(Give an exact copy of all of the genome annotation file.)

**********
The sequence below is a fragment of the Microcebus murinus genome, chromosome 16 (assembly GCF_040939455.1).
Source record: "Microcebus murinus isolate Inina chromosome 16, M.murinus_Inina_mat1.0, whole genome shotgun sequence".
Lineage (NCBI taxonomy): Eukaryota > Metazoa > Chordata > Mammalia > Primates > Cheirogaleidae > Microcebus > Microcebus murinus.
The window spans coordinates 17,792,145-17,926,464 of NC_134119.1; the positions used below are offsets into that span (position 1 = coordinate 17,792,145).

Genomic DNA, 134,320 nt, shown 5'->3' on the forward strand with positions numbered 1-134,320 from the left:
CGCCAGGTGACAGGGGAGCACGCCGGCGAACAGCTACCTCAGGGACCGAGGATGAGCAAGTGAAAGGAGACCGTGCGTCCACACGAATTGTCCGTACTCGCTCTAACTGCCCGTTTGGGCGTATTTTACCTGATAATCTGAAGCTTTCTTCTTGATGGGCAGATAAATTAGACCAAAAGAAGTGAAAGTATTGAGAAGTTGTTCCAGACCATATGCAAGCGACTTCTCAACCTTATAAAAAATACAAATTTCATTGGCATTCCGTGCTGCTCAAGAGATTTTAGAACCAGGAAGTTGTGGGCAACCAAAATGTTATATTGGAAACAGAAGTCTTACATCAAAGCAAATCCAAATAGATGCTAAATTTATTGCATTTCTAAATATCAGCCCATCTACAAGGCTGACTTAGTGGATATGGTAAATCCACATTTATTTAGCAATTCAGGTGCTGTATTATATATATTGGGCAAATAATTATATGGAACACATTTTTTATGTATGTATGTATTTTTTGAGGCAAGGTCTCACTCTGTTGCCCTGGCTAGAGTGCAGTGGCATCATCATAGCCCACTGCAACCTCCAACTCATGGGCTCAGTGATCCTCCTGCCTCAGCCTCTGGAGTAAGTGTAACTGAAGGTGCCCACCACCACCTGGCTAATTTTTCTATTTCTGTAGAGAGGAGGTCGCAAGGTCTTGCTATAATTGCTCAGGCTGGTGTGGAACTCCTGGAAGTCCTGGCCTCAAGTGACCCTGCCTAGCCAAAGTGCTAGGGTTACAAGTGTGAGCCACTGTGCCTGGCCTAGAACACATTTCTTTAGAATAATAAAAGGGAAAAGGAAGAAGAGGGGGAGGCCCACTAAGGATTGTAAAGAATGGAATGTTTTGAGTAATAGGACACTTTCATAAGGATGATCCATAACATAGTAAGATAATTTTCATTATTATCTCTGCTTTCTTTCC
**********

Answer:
The sequence below is a fragment of the Microcebus murinus genome, chromosome 16 (assembly GCF_040939455.1).
Source record: "Microcebus murinus isolate Inina chromosome 16, M.murinus_Inina_mat1.0, whole genome shotgun sequence".
Lineage (NCBI taxonomy): Eukaryota > Metazoa > Chordata > Mammalia > Primates > Cheirogaleidae > Microcebus > Microcebus murinus.
The window spans coordinates 17,792,145-17,926,464 of NC_134119.1; the positions used below are offsets into that span (position 1 = coordinate 17,792,145).

Genomic DNA, 134,320 nt, shown 5'->3' on the forward strand with positions numbered 1-134,320 from the left:
CGCCAGGTGACAGGGGAGCACGCCGGCGAACAGCTACCTCAGGGACCGAGGATGAGCAAGTGAAAGGAGACCGTGCGTCCACACGAATTGTCCGTACTCGCTCTAACTGCCCGTTTGGGCGTATTTTACCTGATAATCTGAAGCTTTCTTCTTGATGGGCAGATAAATTAGACCAAAAGAAGTGAAAGTATTGAGAAGTTGTTCCAGACCATATGCAAGCGACTTCTCAACCTTATAAAAAATACAAATTTCATTGGCATTCCGTGCTGCTCAAGAGATTTTAGAACCAGGAAGTTGTGGGCAACCAAAATGTTATATTGGAAACAGAAGTCTTACATCAAAGCAAATCCAAATAGATGCTAAATTTATTGCATTTCTAAATATCAGCCCATCTACAAGGCTGACTTAGTGGATATGGTAAATCCACATTTATTTAGCAATTCAGGTGCTGTATTATATATATTGGGCAAATAATTATATGGAACACATTTTTTATGTATGTATGTATTTTTTGAGGCAAGGTCTCACTCTGTTGCCCTGGCTAGAGTGCAGTGGCATCATCATAGCCCACTGCAACCTCCAACTCATGGGCTCAGTGATCCTCCTGCCTCAGCCTCTGGAGTAAGTGTAACTGAAGGTGCCCACCACCACCTGGCTAATTTTTCTATTTCTGTAGAGAGGAGGTCGCAAGGTCTTGCTATAATTGCTCAGGCTGGTGTGGAACTCCTGGAAGTCCTGGCCTCAAGTGACCCTGCCTAGCCAAAGTGCTAGGGTTACAAGTGTGAGCCACTGTGCCTGGCCTAGAACACATTTCTTTAGAATAATAAAAGGGAAAAGGAAGAAGAGGGGGAGGCCCACTAAGGATTGTAAAGAATGGAATGTTTTGAGTAATAGGACACTTTCATAAGGATGATCCATAACATAGTAAGATAATTTTCATTATTATCTCTGCTTTCTTTCC